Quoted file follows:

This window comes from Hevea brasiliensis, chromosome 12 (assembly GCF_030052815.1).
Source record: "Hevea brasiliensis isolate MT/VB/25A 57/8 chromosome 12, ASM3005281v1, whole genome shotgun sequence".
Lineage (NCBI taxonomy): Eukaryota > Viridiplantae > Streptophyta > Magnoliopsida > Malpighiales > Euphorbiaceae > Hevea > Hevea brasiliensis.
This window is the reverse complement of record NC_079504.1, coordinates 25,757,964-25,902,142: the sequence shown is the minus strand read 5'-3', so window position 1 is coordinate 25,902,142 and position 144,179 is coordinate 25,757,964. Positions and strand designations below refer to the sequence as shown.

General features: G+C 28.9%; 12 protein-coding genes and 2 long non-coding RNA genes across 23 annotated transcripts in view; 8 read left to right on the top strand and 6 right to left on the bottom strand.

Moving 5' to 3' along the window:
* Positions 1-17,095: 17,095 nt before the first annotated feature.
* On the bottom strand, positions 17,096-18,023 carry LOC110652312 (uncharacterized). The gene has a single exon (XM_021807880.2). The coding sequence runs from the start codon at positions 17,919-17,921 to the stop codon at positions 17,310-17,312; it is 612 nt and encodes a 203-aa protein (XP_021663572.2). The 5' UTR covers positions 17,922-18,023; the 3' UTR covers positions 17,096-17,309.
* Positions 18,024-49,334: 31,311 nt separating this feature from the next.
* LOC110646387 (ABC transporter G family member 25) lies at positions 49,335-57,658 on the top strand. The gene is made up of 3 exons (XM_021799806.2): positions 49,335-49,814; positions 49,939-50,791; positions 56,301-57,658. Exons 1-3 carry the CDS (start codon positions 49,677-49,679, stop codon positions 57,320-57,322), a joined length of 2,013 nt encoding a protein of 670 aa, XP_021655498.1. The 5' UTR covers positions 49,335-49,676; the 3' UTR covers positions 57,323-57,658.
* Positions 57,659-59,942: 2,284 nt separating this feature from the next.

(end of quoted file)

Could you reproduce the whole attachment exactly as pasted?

This window comes from Hevea brasiliensis, chromosome 12 (assembly GCF_030052815.1).
Source record: "Hevea brasiliensis isolate MT/VB/25A 57/8 chromosome 12, ASM3005281v1, whole genome shotgun sequence".
Lineage (NCBI taxonomy): Eukaryota > Viridiplantae > Streptophyta > Magnoliopsida > Malpighiales > Euphorbiaceae > Hevea > Hevea brasiliensis.
This window is the reverse complement of record NC_079504.1, coordinates 25,757,964-25,902,142: the sequence shown is the minus strand read 5'-3', so window position 1 is coordinate 25,902,142 and position 144,179 is coordinate 25,757,964. Positions and strand designations below refer to the sequence as shown.

General features: G+C 28.9%; 12 protein-coding genes and 2 long non-coding RNA genes across 23 annotated transcripts in view; 8 read left to right on the top strand and 6 right to left on the bottom strand.

Moving 5' to 3' along the window:
* Positions 1-17,095: 17,095 nt before the first annotated feature.
* On the bottom strand, positions 17,096-18,023 carry LOC110652312 (uncharacterized). The gene has a single exon (XM_021807880.2). The coding sequence runs from the start codon at positions 17,919-17,921 to the stop codon at positions 17,310-17,312; it is 612 nt and encodes a 203-aa protein (XP_021663572.2). The 5' UTR covers positions 17,922-18,023; the 3' UTR covers positions 17,096-17,309.
* Positions 18,024-49,334: 31,311 nt separating this feature from the next.
* LOC110646387 (ABC transporter G family member 25) lies at positions 49,335-57,658 on the top strand. The gene is made up of 3 exons (XM_021799806.2): positions 49,335-49,814; positions 49,939-50,791; positions 56,301-57,658. Exons 1-3 carry the CDS (start codon positions 49,677-49,679, stop codon positions 57,320-57,322), a joined length of 2,013 nt encoding a protein of 670 aa, XP_021655498.1. The 5' UTR covers positions 49,335-49,676; the 3' UTR covers positions 57,323-57,658.
* Positions 57,659-59,942: 2,284 nt separating this feature from the next.